The Effects of Splanchnicectomy on the Blood Pressure in Hypertension
A Controlled Study
The effect of supradiaphragmatic splanchnicectomy on the blood pressure of 294 hypertensive patients followed for 10 to 18 months after surgery is compared with the effects of nonspecific medical management in a control group of 79 patients similarly studied. The data are presented in simple graphic form. It is concluded that 29 per cent of the hypertensive patients had reductions in blood pressure outside the range of spontaneous variation, that the vascular complications of hypertension decreased the likelihood of a good result, and that extension of the sympathetic ganglionectomy upward appeared to increase the frequency of good results without requiring a two-stage operation or producing significant postoperative orthostatic hypotension.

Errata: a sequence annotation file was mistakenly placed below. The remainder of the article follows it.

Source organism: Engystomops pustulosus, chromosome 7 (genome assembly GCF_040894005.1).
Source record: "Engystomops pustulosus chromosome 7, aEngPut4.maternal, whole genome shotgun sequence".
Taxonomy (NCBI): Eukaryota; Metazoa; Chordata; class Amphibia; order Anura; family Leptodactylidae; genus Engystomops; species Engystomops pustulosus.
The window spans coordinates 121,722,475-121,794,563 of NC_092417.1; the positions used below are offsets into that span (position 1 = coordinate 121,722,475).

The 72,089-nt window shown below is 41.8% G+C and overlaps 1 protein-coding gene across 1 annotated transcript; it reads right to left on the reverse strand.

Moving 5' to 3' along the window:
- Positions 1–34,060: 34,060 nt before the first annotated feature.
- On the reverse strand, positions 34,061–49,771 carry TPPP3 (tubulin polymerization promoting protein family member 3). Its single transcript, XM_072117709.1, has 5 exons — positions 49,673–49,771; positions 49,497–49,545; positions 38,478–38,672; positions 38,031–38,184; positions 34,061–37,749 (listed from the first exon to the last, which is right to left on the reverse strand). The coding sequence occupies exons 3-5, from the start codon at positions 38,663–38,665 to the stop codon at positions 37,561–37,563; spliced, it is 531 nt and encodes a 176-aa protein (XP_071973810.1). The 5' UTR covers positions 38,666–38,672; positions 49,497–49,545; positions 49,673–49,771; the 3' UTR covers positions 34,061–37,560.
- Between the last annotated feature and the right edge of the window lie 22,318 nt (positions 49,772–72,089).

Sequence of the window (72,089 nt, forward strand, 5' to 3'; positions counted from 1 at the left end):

- © 1951 American Heart Association, Inc.